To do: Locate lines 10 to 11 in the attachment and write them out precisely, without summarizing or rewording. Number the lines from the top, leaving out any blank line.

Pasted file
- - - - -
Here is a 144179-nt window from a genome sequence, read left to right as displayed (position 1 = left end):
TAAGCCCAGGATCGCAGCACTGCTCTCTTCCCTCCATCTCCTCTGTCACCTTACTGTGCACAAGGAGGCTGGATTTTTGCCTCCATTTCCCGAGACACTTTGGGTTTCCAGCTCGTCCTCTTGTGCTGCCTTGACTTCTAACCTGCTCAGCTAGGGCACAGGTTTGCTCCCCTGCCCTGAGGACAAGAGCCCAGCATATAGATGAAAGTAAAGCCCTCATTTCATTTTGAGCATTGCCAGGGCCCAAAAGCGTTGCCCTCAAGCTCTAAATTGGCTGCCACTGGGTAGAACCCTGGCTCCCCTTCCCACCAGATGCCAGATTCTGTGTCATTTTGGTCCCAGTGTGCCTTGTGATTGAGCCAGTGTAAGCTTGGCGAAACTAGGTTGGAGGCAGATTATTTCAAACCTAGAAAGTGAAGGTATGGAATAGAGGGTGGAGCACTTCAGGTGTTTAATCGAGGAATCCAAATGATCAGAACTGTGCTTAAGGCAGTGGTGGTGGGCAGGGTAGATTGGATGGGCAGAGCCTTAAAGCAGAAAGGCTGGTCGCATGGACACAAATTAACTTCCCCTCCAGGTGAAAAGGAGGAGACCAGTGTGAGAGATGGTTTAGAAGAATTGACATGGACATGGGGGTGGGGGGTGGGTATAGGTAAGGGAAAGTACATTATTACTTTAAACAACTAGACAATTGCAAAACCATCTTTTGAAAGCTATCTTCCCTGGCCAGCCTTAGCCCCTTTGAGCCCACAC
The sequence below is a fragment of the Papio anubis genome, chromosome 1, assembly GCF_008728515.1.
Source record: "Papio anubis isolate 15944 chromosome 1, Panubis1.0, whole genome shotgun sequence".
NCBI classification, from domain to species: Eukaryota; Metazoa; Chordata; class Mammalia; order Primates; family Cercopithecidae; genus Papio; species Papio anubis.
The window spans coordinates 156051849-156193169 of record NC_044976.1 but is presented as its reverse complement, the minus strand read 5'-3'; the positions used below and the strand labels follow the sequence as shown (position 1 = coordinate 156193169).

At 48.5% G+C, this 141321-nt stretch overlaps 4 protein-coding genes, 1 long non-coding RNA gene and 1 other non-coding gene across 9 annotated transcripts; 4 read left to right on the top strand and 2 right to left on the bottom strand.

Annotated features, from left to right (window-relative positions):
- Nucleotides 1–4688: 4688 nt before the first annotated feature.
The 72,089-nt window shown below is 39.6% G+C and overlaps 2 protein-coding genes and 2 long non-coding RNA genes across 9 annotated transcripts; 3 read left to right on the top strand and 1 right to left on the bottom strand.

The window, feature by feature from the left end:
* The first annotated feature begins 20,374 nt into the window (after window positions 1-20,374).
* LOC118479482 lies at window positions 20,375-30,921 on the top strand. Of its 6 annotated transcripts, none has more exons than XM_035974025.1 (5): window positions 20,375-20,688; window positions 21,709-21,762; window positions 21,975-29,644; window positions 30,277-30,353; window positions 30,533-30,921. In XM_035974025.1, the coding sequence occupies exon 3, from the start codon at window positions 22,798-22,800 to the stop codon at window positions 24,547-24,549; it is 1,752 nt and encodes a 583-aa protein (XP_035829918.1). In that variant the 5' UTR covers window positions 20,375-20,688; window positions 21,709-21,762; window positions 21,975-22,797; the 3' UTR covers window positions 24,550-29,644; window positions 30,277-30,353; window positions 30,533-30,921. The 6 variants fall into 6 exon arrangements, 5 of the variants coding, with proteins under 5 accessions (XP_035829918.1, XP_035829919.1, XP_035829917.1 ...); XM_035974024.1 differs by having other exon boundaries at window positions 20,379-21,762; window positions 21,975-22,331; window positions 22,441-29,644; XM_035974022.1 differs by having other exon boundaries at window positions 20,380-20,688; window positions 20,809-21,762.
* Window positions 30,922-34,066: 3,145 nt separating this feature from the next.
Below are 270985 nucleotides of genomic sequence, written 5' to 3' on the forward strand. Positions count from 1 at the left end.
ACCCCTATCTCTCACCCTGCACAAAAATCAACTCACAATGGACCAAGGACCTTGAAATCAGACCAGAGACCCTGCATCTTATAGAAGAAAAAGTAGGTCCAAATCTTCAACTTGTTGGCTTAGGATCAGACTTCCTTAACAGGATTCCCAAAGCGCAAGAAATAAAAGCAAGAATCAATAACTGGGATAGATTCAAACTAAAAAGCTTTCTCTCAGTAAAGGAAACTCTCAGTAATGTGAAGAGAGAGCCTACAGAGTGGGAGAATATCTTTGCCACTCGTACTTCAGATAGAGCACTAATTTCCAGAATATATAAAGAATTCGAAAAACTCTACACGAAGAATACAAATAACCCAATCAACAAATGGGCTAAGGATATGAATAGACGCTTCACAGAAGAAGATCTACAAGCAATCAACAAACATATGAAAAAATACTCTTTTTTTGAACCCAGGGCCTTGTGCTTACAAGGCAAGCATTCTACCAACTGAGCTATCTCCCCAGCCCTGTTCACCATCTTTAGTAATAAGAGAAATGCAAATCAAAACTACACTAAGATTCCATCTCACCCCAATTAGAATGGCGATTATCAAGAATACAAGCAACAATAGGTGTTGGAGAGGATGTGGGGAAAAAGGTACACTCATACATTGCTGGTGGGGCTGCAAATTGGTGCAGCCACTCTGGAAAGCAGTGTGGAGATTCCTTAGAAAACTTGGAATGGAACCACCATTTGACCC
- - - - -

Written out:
The 72,089-nt window shown below is 39.6% G+C and overlaps 2 protein-coding genes and 2 long non-coding RNA genes across 9 annotated transcripts; 3 read left to right on the top strand and 1 right to left on the bottom strand.

The window, feature by feature from the left end: